Congress reacted quickly and enacted a statute to exclude church-provided parsonages from the taxable income of ministers. The Treasury Department interpreted this statute to apply only to housing provided in-kind; cash housing allowances were included in income. I.T. 1694, C.B. II-l, at 79 (1923). This continued for decades until in the 1950s several ministers successfully challenged the limitation to in-kind housing.[2] Congress then enacted 26 U.S.C. § 107, which provides:

In the case of a minister of the gospel, gross income does not include
(1)the rental value of a home furnished to him as part of his compensation; or
(2) the rental allowance paid to him as part of his compensation, to the extent used by him to rent or provide a home ...

Section 107(1) reauthorized the in-kind parsonage exemption in place since the 1920s. Section 107(2) authorized the IRS to also exempt cash allowances from ministers' taxable income.[3]

         B. District Court Proceedings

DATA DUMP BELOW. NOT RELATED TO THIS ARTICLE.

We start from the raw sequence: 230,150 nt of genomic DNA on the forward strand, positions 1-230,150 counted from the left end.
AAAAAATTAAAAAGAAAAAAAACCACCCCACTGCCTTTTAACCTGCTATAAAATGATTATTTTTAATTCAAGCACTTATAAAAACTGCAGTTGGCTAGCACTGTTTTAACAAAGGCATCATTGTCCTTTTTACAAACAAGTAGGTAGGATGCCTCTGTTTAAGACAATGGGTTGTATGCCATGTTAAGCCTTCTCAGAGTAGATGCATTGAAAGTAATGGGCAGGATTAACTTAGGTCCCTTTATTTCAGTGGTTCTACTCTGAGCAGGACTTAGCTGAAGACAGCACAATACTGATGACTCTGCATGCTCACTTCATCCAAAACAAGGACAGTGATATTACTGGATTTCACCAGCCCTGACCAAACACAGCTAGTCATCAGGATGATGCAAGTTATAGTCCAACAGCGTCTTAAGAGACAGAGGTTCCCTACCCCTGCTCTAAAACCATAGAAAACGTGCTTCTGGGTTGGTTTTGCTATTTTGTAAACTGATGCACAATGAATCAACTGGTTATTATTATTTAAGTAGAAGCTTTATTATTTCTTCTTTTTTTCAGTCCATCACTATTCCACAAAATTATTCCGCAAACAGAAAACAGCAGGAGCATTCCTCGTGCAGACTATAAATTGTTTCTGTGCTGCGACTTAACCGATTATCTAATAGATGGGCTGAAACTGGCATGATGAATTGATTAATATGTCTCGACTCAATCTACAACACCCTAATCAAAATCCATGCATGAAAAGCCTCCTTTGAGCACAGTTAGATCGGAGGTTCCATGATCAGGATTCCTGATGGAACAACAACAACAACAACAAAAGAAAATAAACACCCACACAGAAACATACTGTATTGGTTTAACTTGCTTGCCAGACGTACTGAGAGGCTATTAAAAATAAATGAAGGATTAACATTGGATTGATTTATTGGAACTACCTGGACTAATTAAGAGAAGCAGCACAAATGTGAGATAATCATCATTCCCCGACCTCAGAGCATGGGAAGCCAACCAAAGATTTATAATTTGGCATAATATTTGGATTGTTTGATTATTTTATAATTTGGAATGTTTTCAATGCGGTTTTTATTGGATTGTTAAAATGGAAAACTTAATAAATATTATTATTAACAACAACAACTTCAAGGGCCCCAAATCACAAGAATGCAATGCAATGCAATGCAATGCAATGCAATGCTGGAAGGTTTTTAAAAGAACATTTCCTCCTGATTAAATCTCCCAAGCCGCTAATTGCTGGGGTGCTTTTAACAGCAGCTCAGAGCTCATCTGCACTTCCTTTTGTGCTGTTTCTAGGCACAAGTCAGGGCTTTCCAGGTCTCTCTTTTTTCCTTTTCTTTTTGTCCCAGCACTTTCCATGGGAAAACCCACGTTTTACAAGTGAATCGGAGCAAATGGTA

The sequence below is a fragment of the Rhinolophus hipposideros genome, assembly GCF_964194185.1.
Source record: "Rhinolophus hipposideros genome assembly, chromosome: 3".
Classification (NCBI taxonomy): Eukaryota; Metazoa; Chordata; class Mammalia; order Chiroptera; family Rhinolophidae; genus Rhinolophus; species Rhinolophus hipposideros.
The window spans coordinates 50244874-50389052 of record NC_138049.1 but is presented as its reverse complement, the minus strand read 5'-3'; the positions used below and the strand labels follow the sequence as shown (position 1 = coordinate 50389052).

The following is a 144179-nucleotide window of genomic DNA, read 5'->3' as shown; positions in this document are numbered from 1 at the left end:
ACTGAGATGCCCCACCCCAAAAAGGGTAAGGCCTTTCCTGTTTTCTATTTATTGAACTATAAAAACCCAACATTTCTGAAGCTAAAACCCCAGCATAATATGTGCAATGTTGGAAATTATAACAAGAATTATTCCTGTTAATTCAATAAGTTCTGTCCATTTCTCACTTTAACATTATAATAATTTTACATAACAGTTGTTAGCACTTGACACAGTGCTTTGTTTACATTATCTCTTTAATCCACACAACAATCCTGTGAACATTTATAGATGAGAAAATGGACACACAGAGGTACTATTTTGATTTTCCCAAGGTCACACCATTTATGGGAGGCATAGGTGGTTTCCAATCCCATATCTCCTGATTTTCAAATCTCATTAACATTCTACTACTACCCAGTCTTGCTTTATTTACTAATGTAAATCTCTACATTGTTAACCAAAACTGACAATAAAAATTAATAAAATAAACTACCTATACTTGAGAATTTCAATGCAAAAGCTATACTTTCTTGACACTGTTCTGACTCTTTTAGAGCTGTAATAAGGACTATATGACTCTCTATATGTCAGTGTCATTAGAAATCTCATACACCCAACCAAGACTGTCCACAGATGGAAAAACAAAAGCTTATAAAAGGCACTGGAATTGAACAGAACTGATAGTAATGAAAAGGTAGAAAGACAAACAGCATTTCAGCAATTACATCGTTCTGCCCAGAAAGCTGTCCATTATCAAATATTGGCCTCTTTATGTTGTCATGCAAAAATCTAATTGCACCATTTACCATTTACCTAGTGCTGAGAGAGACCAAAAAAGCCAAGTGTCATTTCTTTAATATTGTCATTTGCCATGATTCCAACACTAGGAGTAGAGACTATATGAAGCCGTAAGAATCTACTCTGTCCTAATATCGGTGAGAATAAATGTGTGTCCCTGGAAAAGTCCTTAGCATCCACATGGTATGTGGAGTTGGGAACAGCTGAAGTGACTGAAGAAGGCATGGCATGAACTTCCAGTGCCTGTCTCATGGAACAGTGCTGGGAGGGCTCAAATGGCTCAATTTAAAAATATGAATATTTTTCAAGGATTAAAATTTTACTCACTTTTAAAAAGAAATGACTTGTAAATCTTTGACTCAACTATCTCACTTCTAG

FFRF describes itself as a "nonprophet nonprofit" organization that "[t]akes legal action challenging entanglement of religion and government, government endorsement or promotion of religion." What Does the Foundation Do?, Freedom From Religion Foundation, https://ffrf.org/faq/item/15001-what-does-the-foundation-do (last visited March 10, 2019). Seeking to challenge both § 107(1) and § 107(2), FFRF paid its co-presidents Annie Gaylor and Dan Barker a portion of their salaries in the form of a housing allowance. FFRF also paid this housing allowance to a former president of the organization, Anne Nicol Gaylor ("Nicol Gaylor").[4] FFRF, Gaylor, Barker, and Nicol Gaylor, none of whom meet the IRS's definition of "minister," then sued the Treasury Department, claiming § 107 violates the First Amendment because it conditions a tax benefit on religious affiliation. We dismissed this challenge for lack of standing because FFRF and its employees never applied for § 107(1) or § 107(2) exemptions, so they were never denied them. Freedom From Religion Foundation, Inc. v. Lew, 773 F.3d 815, 825 (7th Cir. 2014) ("Lew").